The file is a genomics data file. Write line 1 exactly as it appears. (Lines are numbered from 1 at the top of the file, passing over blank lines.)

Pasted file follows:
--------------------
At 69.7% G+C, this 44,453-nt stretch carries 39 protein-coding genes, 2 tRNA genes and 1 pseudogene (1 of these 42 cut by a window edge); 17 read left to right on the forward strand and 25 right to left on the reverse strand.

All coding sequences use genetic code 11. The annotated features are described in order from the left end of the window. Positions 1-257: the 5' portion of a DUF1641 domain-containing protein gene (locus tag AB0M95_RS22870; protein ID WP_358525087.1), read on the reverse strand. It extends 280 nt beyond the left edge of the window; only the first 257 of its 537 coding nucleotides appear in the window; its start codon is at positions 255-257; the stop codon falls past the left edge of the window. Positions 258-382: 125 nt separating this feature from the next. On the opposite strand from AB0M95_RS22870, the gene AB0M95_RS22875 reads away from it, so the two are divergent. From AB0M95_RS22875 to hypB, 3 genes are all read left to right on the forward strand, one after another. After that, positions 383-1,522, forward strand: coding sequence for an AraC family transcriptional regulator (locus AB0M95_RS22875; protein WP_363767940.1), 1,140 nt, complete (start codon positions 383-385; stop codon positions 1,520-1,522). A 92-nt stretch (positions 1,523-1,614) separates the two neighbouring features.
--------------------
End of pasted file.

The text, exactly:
At 69.7% G+C, this 44,453-nt stretch carries 39 protein-coding genes, 2 tRNA genes and 1 pseudogene (1 of these 42 cut by a window edge); 17 read left to right on the forward strand and 25 right to left on the reverse strand.